UA Leadership Education and Ally Development Retreat (LEADR)
A Multicultural Leadership for the 21st Century Training Initiative
Preliminary Announcement: Save the Date
Friday August 25, 2017 — Sunday August 27, 2017
Triangle Y Ranch Camp, Oracle, AZ 85623
Come and experience two days of interactive diversity games and activities, team building, and cultural/group presentations designed to prepare you for leadership in a diverse world. The purpose of the retreat is to bring UA undergraduate students in leadership positions for:
- two days of interactive training related to diversity concepts, knowledge, terms, and skill building
- networking and relationship building with other UA students
- increasing collaboration between student organizations on campus
- skill-building in the areas of intercultural communication sharing diverse perspectives, critical-thinking, and civil discourse
We will be exploring topics such as:
- Religion & Worldviews
- Race & Ethnicity
- Privilege & oppression
- Multicultural leadership
- Civil discourse*
- And many more....
Participants will be required to bring the following:
- Bedding (i.e. pillow, sleeping bag, blanket, linens).
- Toiletries: shampoo, soap, deodorant, comb/brush, toothbrush/paste, etc.
- Students are expected to dress appropriately. Clothing should not promote drugs/alcohol, tobacco products, or sexually graphic materials.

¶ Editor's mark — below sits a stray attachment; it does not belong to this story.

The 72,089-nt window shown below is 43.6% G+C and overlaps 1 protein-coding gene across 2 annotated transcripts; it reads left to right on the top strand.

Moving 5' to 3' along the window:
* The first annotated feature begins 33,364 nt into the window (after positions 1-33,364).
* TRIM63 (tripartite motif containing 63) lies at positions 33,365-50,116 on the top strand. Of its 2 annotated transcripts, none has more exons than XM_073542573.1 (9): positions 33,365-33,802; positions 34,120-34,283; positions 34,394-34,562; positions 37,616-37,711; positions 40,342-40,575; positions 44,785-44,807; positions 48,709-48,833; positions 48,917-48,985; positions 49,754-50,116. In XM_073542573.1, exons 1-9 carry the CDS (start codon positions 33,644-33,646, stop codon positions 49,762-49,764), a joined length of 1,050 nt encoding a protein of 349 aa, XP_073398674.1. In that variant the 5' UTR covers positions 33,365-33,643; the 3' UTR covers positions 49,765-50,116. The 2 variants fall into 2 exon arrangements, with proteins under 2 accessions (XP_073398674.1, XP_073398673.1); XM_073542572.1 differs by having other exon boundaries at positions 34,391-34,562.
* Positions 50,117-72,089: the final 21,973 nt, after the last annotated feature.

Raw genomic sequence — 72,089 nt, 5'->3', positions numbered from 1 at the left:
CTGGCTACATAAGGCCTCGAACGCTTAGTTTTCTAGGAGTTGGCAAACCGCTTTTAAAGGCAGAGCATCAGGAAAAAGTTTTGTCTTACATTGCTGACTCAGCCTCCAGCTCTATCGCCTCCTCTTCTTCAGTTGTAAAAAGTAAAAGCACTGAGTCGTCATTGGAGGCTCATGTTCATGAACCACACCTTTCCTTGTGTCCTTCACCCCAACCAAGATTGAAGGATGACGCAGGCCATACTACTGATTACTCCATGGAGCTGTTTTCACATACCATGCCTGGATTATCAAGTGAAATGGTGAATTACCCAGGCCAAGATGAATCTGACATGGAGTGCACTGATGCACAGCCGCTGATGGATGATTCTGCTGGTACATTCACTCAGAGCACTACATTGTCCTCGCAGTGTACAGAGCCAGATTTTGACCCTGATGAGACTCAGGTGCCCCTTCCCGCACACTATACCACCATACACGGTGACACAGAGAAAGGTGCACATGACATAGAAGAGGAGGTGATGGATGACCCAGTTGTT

- An item that represents your particular culture/group(s) you belong to (i.e., rainbow flag, cultural music, traditional clothing, flags from different countries). Students will be asked to do a cultural presentation in their retreat groups.
- An open mind and a willingness to listen, share, and learn.
- Optional, but recommended: blacklight and flashlight
Drugs and alcohol will not be allowed on the retreat. Smoking is permitted in designated areas.
UA policies governing student behavior will be enforced. Read more about UA Policies and codes at: https://deanofstudents.
Applications Available Summer 2017
Acceptance to the retreat on a first come, first serve basis.
Free for UA undergraduates including meals, transportation and lodging
Students, if you would like to be added to a list to receive the application, email Program Coordinator Sr. Charlinda Haudley at firstname.lastname@example.org
Any questions or concerns can be directed to Charlinda Haudley.
*The following is a description of civil discourse from the Southern Poverty Law Center: “Civil discourse is discourse that supports, rather than undermines, the societal good. It demands that democratic participants respect each other, even when that respect is hard to give or to earn…’To engage in a healthy political argument is to acknowledge the possibility that one's own arguments could be falsified or proven wrong,’ says Thomas Hollihan, professor at the University of Southern California’s Annenberg School of Communication. ‘This demands that citizens listen respectfully to the claims made by others. Name-calling, threats and bullying behaviors do not meet the demands of effective deliberation.’” For more information on civil discourse in the classroom, visit http://www.tolerance.org/publication/civil-discourse-classroom.